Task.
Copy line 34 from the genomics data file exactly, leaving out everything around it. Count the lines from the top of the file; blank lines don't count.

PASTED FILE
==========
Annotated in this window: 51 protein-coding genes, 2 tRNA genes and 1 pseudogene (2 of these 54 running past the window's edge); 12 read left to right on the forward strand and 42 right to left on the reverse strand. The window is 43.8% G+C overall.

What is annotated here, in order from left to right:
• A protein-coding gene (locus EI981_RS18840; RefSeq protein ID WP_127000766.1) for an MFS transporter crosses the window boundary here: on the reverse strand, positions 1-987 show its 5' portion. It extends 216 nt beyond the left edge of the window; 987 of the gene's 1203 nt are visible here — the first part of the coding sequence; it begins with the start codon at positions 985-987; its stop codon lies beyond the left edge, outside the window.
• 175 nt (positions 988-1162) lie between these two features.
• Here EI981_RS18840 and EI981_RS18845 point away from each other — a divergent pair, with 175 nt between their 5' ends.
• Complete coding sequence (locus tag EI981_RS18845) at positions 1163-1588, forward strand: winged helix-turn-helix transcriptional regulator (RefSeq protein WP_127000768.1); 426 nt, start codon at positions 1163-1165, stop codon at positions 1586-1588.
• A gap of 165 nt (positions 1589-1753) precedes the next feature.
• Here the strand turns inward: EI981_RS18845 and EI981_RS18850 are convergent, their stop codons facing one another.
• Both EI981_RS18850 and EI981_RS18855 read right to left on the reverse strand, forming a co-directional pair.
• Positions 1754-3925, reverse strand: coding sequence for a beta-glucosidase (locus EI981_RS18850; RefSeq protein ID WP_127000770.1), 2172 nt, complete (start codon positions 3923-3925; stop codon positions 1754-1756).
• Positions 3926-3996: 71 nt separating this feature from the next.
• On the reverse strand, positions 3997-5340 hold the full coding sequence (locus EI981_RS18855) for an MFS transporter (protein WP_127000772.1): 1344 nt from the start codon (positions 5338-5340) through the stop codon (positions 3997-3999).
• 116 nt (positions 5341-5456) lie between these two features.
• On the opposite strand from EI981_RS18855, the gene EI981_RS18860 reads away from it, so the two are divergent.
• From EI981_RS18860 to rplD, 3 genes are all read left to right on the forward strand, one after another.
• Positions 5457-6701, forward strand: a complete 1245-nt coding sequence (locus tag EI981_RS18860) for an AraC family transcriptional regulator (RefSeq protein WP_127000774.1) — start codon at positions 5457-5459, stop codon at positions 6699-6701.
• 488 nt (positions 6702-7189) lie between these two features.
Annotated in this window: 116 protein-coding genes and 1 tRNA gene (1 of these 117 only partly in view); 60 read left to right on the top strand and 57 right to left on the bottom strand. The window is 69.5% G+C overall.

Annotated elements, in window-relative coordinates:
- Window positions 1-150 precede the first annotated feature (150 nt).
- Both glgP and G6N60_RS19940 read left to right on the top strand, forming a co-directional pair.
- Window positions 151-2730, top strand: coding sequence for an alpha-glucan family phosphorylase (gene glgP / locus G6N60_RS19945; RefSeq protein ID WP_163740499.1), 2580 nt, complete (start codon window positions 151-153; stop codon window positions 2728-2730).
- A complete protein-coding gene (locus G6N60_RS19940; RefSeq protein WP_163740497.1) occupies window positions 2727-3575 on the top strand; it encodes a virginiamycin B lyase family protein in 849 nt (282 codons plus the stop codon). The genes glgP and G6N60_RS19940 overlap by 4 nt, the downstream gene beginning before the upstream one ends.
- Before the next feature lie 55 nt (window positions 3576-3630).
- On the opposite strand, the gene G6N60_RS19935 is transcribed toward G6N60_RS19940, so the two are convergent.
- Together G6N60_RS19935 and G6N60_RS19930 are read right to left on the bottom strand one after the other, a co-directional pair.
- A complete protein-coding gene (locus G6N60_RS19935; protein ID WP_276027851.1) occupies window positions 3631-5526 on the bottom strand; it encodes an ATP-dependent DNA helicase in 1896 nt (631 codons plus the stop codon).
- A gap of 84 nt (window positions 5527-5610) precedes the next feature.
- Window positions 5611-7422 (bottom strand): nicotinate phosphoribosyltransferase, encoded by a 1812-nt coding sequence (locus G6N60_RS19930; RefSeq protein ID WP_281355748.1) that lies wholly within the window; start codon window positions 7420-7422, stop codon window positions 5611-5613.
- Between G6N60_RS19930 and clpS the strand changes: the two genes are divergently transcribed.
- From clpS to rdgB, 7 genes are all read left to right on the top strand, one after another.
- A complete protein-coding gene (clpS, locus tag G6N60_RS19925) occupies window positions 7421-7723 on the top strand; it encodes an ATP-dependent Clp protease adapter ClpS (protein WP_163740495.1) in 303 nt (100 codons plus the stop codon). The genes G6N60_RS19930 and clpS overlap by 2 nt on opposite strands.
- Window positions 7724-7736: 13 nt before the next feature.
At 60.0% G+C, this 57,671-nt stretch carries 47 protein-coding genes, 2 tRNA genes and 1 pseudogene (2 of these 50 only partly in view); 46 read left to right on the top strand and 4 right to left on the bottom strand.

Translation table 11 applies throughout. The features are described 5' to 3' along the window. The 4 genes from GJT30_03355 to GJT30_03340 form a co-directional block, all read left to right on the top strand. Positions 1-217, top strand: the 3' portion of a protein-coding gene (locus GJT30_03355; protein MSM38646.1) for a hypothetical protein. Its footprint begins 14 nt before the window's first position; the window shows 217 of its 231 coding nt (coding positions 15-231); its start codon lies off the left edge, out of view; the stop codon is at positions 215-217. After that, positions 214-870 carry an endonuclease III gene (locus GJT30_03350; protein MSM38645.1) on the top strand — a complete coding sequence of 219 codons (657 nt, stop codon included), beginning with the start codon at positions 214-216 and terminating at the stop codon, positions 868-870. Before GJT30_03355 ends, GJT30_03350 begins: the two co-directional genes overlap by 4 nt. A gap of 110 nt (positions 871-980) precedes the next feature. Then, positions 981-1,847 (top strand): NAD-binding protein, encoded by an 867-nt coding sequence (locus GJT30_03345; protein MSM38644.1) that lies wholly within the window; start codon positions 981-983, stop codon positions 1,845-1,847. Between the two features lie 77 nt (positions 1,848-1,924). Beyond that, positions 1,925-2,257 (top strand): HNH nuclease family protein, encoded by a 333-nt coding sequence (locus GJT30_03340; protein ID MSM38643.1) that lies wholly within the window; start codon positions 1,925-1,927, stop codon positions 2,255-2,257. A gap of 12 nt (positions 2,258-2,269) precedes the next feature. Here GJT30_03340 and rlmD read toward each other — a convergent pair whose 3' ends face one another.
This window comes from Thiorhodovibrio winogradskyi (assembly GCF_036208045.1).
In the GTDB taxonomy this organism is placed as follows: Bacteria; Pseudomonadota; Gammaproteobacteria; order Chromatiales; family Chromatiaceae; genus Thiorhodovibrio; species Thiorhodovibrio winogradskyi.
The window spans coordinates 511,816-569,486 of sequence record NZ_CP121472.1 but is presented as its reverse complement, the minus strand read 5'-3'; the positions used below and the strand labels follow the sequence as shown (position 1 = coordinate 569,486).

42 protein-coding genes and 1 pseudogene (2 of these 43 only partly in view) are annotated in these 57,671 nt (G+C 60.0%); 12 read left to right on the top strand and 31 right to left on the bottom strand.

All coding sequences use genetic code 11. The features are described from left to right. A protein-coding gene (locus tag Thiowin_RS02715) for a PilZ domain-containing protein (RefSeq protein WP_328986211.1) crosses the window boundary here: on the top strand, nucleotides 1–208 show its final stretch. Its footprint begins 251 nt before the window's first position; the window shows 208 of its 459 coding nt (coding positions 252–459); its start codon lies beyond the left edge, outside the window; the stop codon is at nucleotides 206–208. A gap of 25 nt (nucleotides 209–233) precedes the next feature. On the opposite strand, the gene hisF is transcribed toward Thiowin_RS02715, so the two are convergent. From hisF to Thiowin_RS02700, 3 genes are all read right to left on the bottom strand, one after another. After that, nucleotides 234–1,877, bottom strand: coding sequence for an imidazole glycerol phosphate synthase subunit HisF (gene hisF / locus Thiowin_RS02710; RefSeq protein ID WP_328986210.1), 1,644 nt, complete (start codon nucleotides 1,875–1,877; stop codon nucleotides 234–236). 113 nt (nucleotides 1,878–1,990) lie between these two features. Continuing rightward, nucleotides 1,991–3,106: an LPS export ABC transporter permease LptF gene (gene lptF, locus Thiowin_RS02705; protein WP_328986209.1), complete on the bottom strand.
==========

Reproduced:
At 60.0% G+C, this 57,671-nt stretch carries 47 protein-coding genes, 2 tRNA genes and 1 pseudogene (2 of these 50 only partly in view); 46 read left to right on the top strand and 4 right to left on the bottom strand.